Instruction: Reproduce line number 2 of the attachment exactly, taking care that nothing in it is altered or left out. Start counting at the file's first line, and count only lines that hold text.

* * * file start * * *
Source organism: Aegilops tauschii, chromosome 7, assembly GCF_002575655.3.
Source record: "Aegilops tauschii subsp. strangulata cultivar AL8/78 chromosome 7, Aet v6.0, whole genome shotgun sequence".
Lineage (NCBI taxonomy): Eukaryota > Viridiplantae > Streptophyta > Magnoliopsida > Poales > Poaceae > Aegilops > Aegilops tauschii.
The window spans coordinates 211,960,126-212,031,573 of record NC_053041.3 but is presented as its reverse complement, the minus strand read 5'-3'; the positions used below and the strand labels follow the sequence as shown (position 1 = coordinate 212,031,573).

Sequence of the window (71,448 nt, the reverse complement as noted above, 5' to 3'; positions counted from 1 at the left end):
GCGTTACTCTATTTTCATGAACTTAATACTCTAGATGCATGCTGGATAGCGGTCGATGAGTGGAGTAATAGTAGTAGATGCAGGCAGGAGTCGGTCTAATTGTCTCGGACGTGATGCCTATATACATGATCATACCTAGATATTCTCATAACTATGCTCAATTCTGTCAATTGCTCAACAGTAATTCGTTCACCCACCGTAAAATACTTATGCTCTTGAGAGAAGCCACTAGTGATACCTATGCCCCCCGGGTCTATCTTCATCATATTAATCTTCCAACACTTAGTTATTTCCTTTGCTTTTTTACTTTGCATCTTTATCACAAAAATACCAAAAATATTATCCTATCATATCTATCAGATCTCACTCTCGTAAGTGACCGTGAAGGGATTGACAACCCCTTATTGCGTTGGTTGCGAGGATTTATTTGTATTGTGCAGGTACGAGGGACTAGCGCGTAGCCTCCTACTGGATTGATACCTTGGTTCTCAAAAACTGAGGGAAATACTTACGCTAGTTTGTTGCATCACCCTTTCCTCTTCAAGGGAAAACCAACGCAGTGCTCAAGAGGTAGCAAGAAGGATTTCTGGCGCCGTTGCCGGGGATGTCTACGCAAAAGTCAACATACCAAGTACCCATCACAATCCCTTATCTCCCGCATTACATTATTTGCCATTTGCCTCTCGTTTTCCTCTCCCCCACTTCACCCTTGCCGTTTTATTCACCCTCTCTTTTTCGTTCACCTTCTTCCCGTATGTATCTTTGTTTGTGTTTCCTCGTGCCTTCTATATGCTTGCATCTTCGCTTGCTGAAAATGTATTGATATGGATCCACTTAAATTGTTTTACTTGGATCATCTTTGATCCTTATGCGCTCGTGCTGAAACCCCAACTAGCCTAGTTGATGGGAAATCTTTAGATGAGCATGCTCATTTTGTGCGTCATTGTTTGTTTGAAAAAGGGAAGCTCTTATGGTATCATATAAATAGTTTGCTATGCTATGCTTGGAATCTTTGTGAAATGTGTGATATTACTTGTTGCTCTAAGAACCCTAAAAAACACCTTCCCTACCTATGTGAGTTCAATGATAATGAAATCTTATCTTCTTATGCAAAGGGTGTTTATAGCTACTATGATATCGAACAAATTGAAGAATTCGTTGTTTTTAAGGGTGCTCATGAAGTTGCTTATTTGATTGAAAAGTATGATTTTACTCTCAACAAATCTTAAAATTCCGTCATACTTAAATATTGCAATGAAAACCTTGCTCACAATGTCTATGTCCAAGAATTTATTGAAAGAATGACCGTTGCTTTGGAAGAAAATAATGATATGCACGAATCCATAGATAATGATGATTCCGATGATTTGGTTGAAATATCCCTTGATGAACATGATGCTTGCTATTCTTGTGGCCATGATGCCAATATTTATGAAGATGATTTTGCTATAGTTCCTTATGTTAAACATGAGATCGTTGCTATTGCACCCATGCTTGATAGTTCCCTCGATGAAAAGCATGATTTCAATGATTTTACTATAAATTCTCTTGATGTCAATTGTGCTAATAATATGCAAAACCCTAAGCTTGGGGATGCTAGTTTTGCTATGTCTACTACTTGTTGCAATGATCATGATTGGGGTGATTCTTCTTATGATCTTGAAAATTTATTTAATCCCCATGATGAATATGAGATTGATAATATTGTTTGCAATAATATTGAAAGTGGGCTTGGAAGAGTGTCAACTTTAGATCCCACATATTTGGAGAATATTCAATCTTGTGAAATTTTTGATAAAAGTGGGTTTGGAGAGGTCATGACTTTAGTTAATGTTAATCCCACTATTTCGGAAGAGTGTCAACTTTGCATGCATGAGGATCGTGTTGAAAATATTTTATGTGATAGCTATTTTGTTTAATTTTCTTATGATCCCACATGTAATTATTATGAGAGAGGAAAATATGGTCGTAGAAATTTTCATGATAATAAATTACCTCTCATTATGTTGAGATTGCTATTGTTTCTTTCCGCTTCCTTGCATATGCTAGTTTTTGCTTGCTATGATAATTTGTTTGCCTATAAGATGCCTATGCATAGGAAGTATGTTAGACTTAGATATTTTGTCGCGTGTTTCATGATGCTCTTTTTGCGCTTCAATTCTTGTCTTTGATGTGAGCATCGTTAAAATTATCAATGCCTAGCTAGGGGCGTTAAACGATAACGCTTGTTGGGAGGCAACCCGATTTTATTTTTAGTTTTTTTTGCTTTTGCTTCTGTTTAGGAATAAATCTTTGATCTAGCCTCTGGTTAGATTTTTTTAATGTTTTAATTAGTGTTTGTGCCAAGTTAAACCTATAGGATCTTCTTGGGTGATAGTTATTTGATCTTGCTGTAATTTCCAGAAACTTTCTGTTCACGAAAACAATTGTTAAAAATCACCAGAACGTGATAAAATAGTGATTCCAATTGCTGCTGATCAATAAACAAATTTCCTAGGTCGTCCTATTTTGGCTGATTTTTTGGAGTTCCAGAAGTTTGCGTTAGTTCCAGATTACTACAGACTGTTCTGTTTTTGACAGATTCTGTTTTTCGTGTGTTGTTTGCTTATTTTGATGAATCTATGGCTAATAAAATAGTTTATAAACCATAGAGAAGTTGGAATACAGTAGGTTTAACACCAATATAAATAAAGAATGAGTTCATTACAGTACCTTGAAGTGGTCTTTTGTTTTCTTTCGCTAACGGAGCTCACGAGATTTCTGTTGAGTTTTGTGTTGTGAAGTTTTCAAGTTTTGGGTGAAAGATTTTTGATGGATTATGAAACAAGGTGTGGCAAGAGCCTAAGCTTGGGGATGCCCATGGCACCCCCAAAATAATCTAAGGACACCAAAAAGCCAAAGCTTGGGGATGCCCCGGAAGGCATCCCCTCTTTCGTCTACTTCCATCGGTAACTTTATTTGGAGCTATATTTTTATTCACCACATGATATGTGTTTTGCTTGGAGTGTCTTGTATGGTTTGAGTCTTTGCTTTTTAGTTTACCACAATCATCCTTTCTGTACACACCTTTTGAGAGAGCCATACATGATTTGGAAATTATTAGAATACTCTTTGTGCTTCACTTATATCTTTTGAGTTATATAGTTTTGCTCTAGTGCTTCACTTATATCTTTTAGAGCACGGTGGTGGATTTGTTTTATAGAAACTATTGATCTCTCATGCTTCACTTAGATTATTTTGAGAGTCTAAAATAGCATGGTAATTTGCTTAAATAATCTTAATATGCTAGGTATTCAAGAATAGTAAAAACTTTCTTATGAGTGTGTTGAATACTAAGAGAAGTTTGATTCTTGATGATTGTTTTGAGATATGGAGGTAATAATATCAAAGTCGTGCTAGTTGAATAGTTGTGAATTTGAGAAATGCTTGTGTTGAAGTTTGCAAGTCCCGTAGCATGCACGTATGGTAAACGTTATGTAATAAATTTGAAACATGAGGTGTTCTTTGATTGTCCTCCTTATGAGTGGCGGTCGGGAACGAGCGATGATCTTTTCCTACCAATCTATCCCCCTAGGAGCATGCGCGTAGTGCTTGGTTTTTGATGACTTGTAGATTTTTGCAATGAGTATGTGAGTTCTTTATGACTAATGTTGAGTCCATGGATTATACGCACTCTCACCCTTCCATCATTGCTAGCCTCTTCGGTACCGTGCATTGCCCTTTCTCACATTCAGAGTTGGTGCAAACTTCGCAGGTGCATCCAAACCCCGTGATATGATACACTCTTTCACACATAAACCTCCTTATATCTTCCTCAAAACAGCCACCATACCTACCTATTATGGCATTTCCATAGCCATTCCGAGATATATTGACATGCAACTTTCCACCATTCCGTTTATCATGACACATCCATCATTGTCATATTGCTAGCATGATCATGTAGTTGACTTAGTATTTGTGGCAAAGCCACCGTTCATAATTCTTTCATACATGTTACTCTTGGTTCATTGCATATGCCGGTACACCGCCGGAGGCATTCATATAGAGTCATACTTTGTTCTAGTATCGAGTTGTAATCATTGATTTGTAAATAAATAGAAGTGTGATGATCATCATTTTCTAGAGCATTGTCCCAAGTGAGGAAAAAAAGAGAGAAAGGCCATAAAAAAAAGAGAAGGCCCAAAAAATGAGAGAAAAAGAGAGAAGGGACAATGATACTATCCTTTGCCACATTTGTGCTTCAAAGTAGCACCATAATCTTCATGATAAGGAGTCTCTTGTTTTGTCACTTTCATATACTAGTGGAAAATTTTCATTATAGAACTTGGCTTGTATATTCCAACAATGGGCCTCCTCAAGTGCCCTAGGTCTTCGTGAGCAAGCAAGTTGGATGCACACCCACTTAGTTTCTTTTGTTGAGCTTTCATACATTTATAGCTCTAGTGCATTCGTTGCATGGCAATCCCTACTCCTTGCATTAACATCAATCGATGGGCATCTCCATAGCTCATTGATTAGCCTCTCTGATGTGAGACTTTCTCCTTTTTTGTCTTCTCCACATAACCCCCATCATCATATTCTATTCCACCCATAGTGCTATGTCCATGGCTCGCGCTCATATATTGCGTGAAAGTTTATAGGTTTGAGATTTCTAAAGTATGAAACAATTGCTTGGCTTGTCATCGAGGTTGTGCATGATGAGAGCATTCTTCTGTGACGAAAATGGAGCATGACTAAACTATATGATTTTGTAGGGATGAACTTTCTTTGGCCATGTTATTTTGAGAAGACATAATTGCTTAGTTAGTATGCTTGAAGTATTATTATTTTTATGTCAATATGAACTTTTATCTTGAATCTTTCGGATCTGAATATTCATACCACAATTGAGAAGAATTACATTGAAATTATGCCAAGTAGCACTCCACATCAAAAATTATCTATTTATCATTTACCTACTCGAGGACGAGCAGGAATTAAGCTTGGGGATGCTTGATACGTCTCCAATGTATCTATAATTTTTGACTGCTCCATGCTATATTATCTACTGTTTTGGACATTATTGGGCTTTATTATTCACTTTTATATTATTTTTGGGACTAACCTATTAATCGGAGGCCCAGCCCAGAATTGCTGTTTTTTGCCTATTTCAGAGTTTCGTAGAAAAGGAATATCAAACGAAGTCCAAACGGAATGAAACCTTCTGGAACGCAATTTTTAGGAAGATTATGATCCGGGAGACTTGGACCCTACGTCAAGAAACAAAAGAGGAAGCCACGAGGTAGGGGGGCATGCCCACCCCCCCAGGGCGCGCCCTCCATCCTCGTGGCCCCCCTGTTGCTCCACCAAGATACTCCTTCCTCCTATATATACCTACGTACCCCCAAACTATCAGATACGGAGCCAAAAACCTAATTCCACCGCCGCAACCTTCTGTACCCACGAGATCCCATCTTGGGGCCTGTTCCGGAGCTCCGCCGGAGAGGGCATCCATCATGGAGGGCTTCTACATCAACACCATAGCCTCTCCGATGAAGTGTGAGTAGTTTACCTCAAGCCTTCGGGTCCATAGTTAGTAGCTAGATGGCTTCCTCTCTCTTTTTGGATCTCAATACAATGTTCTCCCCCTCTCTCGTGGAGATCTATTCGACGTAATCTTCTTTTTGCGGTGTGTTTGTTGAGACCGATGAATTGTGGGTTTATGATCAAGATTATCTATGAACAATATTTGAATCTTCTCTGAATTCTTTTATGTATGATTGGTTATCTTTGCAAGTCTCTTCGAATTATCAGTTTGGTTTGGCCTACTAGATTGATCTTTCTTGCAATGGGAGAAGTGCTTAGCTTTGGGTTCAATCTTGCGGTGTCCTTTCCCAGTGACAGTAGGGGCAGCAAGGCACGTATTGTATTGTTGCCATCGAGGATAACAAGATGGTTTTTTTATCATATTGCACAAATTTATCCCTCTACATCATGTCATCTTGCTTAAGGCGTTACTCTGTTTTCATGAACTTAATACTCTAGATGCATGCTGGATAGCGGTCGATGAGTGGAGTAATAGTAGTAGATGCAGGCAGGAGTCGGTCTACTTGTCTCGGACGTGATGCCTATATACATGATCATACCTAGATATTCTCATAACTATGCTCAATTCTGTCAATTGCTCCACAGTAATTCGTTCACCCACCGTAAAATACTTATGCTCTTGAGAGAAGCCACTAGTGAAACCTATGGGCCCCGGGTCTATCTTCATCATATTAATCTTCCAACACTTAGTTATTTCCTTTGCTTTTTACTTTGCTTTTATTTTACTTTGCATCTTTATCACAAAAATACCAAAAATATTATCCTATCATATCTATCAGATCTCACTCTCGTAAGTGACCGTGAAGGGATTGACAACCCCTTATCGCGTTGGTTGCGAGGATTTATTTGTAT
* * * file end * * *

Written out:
Source record: "Aegilops tauschii subsp. strangulata cultivar AL8/78 chromosome 7, Aet v6.0, whole genome shotgun sequence".